Building trust-based cultures and environments

I was having breakfast with my friend Raman, who is currently in the process of building a social space, called Good People Homes. Over the past few months he had rented a space and established a group of 500+ people whose members he would regularly invite to organized dinners. He would bring in a great chef, compose a delicious menu, and have interesting people come to the dinners. Only rule to stick to: leave your agenda at the door. So it was all about getting interesting people to meet and converse over great food. He proved the concept and is now in the process of finding a proper space to build out the idea.

As he was explaining the concept of the space, I realized that much of it was very trust based. He is planning to build a social space that should be accessible to its members (think of a membership-based subscription to the space) to come, sleep, work, hang out and meet other great people. In fact, the bar would be called “honor bar” and one should contribute as much as one would take. So as we were talking, the question quickly became: “how does one make sure that members don’t abuse such offers, respect the trust and contribute as much as (or even more than) they take?”

The discussion reminded me a lot of our culture at Google. When I have foreign companies visiting the campus, they often ask how the employees can stay so focused despite all the distractions. My answer is always the same: we overemphasize the importance of hiring. In our hiring process, we carefully look for people who have a track record of “not being defined by their job descriptions/responsibilities.” That means that at Google we often look for people who weren’t defined by what they had to do, but always did more than that. People with such profile tend to take their “core responsibilities” very seriously, yet always look for ways to perform beyond them. It’s those type of people who value the freedoms given to them and besides appreciating it, also look for ways to “give back” in return.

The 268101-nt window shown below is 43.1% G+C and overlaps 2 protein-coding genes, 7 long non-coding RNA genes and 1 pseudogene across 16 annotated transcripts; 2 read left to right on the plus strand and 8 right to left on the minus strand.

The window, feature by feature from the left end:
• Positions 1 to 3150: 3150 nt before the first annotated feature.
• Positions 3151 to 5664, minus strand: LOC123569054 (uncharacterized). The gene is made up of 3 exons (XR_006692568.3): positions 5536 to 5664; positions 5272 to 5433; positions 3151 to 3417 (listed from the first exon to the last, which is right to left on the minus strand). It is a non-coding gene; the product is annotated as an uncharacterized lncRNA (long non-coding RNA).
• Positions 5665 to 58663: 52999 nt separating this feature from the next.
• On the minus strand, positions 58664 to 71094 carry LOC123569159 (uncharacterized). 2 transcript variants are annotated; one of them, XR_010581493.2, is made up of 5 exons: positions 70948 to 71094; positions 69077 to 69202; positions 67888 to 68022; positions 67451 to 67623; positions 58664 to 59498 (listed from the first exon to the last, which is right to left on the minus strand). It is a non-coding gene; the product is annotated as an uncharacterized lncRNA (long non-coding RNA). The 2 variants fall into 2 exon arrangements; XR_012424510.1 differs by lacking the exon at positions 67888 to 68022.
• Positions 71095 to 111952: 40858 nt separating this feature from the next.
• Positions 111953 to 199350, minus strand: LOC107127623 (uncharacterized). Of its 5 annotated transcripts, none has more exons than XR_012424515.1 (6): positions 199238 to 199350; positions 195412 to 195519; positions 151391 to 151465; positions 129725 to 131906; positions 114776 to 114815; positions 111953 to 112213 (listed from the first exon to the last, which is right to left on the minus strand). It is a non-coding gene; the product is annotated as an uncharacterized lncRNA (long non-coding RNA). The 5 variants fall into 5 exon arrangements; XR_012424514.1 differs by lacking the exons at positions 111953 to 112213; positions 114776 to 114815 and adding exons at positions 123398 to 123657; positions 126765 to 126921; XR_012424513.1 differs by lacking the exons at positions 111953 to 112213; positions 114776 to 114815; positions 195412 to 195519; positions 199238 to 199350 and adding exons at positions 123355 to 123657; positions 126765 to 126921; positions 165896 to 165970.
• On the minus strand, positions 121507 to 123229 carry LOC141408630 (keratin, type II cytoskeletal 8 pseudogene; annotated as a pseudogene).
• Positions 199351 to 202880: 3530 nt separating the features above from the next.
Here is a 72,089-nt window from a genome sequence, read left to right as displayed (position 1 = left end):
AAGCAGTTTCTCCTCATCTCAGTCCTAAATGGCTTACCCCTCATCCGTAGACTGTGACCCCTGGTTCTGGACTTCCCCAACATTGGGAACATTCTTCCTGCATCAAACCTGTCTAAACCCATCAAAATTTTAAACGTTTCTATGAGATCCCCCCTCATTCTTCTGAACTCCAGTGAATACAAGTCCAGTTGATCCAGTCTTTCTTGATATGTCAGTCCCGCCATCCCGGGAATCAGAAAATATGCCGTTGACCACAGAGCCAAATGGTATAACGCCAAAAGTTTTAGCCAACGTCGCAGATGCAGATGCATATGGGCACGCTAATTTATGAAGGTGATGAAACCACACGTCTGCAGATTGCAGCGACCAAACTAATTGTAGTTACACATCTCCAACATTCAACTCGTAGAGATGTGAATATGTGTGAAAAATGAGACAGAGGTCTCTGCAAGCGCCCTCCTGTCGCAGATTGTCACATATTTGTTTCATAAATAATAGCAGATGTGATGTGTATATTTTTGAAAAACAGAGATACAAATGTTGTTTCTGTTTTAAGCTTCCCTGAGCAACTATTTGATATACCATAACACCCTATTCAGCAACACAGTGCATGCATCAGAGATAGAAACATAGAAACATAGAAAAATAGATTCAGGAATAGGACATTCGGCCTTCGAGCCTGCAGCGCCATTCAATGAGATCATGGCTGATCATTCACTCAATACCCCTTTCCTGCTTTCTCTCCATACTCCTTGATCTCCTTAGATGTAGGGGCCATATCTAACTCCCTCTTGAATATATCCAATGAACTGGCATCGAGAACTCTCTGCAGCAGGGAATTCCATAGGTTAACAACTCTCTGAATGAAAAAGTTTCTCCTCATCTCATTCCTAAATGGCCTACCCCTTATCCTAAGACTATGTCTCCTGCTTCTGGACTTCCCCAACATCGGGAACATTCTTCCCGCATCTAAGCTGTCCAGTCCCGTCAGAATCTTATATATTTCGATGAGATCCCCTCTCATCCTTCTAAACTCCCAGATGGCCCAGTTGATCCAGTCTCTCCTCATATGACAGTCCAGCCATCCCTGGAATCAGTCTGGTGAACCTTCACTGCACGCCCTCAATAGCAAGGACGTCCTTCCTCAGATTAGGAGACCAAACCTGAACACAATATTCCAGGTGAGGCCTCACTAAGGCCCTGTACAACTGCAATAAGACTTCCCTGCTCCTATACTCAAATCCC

That’s why “adopting a Google-like culture” is so difficult for a company that already has a pool of employees that wasn’t established based on such hiring profile. Turns out that you can’t just forcefully change the mindset and attitude of your employees. Not that it wouldn’t be impossible, but it’s really challenging. That’s why so damn important to care about your culture at the point of foundation. Culture can’t be an afterthought, it really needs to be thoughtfully crafted. And if you are looking to build an environment that is highly trust based, make sure you look for those people who have demonstrated throughout their lives and careers that they were all about “core + x”, meaning that they not only did what they were asked to do, but did much more than that.


Originally published at www.ThePositude.com on June 21, 2015.

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